Last month – like I do every January – I talked a lot about the actual technology that helps us get more work done – and not just about the work itself which is, in my case, marketing. Sometimes I get so excited by the technology, that I can’t help myself. And the reality is, technology is changing how we work and making it easier to transform work and play. As technology continues to find its way into all the corners of our life, we’ll see it disrupt and change even the markets built solely by technology itself.

Take social media, for instance. As the first wave of social media has passed, now we’re seeing people using social – via the pervasive technology they have (phones, tablets, 2 in 1s) – to really interact with people.  Brian Solis is saying that messaging apps will become the new social media.  And I agree.  A couple of weeks ago, I wrote about how you’ll begin to see real engagement on social media – people using Facebook posts on their business pages, for instance, to have real conversations with their customers and not just using their wall as a bulletin board.

But don’t just take my word for this.  Consider that earlier in 2014, Facebook actually bought WhatsApp for $19 billion.  At time of purchase, WhatsApp had more than 450 million monthly active users worldwide and over 320 million daily active users. The challenges that SMBs face is how to get involved in these micro-communities that added users faster than social networks did last year.

It’s all about using the tech you have to deliver what Solis and others are calling “mass personalization.”  Both large and small marketers are using both hardware and software like big data analytics programs to create and deliver content uniquely relevant to their customers.  It could be a personal message like Paul McCartney sent to each his 10 million followers using the Line messaging app, a personal offer via a mobile retail beacon,  talking with your customers within Facebook or Twitter (using the apps like a virtual coffee shop), or giving them the right piece of information at the right point in their purchase process.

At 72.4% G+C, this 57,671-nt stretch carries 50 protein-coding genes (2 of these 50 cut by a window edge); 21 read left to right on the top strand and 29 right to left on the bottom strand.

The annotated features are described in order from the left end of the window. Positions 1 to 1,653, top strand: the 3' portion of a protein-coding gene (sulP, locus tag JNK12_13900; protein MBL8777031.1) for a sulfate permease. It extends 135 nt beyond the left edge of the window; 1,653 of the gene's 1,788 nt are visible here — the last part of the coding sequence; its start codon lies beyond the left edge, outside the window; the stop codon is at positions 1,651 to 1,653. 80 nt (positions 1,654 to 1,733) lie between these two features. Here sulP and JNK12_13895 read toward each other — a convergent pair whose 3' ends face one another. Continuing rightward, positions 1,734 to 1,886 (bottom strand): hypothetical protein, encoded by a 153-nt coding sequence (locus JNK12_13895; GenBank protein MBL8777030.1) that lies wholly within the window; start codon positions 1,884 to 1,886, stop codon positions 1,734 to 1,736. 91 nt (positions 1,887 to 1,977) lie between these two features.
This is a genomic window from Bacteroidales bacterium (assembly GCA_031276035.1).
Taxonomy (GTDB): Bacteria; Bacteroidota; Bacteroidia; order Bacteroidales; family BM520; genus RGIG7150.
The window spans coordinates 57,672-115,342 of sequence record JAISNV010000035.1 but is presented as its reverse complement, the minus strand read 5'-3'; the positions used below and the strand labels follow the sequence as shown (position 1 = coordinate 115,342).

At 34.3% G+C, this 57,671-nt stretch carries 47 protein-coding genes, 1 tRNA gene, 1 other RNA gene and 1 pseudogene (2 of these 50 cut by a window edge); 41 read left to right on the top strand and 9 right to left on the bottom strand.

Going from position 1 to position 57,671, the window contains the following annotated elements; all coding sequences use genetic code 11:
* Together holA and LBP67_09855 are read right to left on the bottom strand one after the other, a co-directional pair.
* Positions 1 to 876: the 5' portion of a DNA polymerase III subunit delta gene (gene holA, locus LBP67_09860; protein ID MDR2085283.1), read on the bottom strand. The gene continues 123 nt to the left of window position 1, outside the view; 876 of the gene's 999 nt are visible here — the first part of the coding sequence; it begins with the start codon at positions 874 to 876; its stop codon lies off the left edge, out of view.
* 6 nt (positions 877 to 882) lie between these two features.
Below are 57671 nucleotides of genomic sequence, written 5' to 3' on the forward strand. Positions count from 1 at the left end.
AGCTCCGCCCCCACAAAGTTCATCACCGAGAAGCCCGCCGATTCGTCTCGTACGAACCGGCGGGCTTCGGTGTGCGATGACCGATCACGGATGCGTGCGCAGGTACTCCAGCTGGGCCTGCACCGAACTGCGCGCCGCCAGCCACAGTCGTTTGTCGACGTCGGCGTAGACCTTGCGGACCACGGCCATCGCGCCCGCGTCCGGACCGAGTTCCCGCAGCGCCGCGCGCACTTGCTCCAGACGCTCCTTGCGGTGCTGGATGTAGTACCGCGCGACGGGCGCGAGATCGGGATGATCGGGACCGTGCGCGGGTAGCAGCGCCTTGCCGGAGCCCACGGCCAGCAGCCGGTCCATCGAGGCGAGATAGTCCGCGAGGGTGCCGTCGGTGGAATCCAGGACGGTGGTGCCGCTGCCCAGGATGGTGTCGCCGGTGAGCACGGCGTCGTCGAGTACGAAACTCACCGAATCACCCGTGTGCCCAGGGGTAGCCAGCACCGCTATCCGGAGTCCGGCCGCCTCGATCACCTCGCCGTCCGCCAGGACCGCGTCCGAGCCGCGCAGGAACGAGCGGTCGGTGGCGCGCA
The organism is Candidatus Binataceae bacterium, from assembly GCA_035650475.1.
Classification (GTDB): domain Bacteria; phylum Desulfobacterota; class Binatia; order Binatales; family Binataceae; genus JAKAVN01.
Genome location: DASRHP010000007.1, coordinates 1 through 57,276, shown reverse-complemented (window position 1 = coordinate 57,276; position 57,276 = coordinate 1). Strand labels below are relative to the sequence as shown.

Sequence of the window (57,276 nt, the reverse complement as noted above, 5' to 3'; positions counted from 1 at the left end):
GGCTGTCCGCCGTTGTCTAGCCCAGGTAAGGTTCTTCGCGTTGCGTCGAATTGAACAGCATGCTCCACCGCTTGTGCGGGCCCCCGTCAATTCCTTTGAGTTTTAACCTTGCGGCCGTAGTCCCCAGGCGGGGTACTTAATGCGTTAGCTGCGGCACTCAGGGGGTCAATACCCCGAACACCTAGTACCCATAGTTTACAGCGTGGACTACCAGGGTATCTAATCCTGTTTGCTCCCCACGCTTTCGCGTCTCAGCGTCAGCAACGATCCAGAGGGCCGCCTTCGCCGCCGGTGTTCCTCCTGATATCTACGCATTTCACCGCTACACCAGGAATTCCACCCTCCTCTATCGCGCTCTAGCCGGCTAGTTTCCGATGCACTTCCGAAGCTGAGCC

How are you using technology to disrupt your own marketing?  How do you think the business of technology is changing the business of marketing? Let me know here or on Twitter @Eric_D_Townsend.

FYI, next month, I’ll start on a two month sabbatical, something Intel offers its employees every seven years.  I’ll let you know more as the time approaches.

Eric Townsend is Director of MSP and SMB Marketing for Intel. You can contact Eric at activation@intelmsp.com.

#CES Experience Amazing

In Las Vegas, Christmas came two weeks later – at least for tech geeks. In the first week of January, the annual Consumer Electronics Show, or CES, took place.  Intel was front and center, showing off some amazing new technology that has huge business implications. From wearables built with the new Intel® Curie™ module to 3D video conferencing with Intel® RealSense™ technology, Intel shook things up even in a town that’s used to big shows.

Check out this video highlight reel put together by The Verge.

ces pic

What can you imagine doing with Intel® technology? How do you think the business wearable market is evolving? Let me know here or on Twitter @Eric_D_Townsend.

Eric Townsend is Director of MSP and SMB Marketing for Intel. You can contact Eric at activation@intelmsp.com.


#2015trends Townsend’s Top Marketing and Tech Trends for 2015

Now that we’re a few weeks into 2015 and we’ve all had time to recover from the holidays, I wanted to tell you a bit about what I think 2015 is going to offer. It’s always exciting in the tech industry, but this year more than ever, I think we’re going to see some real changes when it comes to how technology is employed in business and in marketing.

First, I think in 2015, we’ll see a shift in social media. What I’m calling basic social media – things like tweets and posts merely for posting’s sake (or what I like to call drive-by posting) – are dead. In 2015, I think you’ll see businesses being much more interactive and using social media to conduct conversations openly. Which is, I’d like to point out, exactly what social media is for – conversation. Now, instead of direct messaging someone @mentions a company on Twitter or posts on a Facebook wall, you’ll see conversations conducted in real time right out in the open. Social media of all type is the back fence we used to chat across.